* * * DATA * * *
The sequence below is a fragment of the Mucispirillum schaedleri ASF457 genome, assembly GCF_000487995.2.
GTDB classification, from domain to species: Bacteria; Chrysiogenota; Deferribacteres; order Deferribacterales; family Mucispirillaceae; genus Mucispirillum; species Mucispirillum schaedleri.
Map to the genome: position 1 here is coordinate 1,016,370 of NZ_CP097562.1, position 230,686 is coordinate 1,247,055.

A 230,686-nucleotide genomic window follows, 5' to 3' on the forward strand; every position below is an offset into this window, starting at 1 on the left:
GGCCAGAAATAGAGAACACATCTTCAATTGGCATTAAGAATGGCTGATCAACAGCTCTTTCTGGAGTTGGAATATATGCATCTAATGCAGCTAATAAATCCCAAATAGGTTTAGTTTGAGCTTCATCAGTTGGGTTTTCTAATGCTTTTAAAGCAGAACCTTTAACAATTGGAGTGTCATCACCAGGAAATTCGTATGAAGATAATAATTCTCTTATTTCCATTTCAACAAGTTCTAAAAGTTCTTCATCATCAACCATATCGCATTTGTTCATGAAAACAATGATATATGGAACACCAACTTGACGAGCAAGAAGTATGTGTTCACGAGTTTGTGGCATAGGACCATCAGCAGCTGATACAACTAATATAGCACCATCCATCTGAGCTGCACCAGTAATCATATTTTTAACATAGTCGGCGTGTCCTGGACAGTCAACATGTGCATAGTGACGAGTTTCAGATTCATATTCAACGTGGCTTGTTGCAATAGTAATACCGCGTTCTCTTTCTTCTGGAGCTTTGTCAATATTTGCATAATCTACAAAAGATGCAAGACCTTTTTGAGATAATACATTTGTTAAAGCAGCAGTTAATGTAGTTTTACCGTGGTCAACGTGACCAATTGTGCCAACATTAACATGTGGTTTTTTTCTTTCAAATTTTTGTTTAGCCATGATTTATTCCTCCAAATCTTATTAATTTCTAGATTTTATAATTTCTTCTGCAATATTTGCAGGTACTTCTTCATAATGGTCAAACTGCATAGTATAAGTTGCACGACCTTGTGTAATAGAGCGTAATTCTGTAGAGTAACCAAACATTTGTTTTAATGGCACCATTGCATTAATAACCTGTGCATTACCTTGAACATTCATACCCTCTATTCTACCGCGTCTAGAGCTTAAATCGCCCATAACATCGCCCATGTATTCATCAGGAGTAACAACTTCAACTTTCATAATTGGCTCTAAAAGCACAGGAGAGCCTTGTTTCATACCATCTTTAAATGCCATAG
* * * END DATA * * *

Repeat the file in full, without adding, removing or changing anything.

The sequence below is a fragment of the Mucispirillum schaedleri ASF457 genome, assembly GCF_000487995.2.
GTDB classification, from domain to species: Bacteria; Chrysiogenota; Deferribacteres; order Deferribacterales; family Mucispirillaceae; genus Mucispirillum; species Mucispirillum schaedleri.
Map to the genome: position 1 here is coordinate 1,016,370 of NZ_CP097562.1, position 230,686 is coordinate 1,247,055.

A 230,686-nucleotide genomic window follows, 5' to 3' on the forward strand; every position below is an offset into this window, starting at 1 on the left:
GGCCAGAAATAGAGAACACATCTTCAATTGGCATTAAGAATGGCTGATCAACAGCTCTTTCTGGAGTTGGAATATATGCATCTAATGCAGCTAATAAATCCCAAATAGGTTTAGTTTGAGCTTCATCAGTTGGGTTTTCTAATGCTTTTAAAGCAGAACCTTTAACAATTGGAGTGTCATCACCAGGAAATTCGTATGAAGATAATAATTCTCTTATTTCCATTTCAACAAGTTCTAAAAGTTCTTCATCATCAACCATATCGCATTTGTTCATGAAAACAATGATATATGGAACACCAACTTGACGAGCAAGAAGTATGTGTTCACGAGTTTGTGGCATAGGACCATCAGCAGCTGATACAACTAATATAGCACCATCCATCTGAGCTGCACCAGTAATCATATTTTTAACATAGTCGGCGTGTCCTGGACAGTCAACATGTGCATAGTGACGAGTTTCAGATTCATATTCAACGTGGCTTGTTGCAATAGTAATACCGCGTTCTCTTTCTTCTGGAGCTTTGTCAATATTTGCATAATCTACAAAAGATGCAAGACCTTTTTGAGATAATACATTTGTTAAAGCAGCAGTTAATGTAGTTTTACCGTGGTCAACGTGACCAATTGTGCCAACATTAACATGTGGTTTTTTTCTTTCAAATTTTTGTTTAGCCATGATTTATTCCTCCAAATCTTATTAATTTCTAGATTTTATAATTTCTTCTGCAATATTTGCAGGTACTTCTTCATAATGGTCAAACTGCATAGTATAAGTTGCACGACCTTGTGTAATAGAGCGTAATTCTGTAGAGTAACCAAACATTTGTTTTAATGGCACCATTGCATTAATAACCTGTGCATTACCTTGAACATTCATACCCTCTATTCTACCGCGTCTAGAGCTTAAATCGCCCATAACATCGCCCATGTATTCATCAGGAGTAACAACTTCAACTTTCATAATTGGCTCTAAAAGCACAGGAGAGCCTTGTTTCATACCATCTTTAAATGCCATAG